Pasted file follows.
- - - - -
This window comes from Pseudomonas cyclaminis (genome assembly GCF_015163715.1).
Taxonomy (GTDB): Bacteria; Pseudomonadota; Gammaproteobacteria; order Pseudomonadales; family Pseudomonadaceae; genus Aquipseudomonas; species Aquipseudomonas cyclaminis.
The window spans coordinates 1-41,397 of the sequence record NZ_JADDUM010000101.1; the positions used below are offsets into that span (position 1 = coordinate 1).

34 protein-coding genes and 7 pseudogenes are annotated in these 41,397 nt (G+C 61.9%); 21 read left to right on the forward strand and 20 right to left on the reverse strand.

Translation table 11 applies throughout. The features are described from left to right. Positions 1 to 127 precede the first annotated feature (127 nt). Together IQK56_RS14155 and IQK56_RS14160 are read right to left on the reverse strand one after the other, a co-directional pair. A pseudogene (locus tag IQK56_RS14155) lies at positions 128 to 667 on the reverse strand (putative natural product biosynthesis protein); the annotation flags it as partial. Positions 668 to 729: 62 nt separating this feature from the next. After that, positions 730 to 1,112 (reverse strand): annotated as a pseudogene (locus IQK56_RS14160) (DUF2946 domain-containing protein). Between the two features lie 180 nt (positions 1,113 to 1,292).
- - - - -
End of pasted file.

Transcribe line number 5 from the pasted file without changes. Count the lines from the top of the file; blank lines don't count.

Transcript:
Translation table 11 applies throughout. The features are described from left to right. Positions 1 to 127 precede the first annotated feature (127 nt). Together IQK56_RS14155 and IQK56_RS14160 are read right to left on the reverse strand one after the other, a co-directional pair. A pseudogene (locus tag IQK56_RS14155) lies at positions 128 to 667 on the reverse strand (putative natural product biosynthesis protein); the annotation flags it as partial. Positions 668 to 729: 62 nt separating this feature from the next. After that, positions 730 to 1,112 (reverse strand): annotated as a pseudogene (locus IQK56_RS14160) (DUF2946 domain-containing protein). Between the two features lie 180 nt (positions 1,113 to 1,292).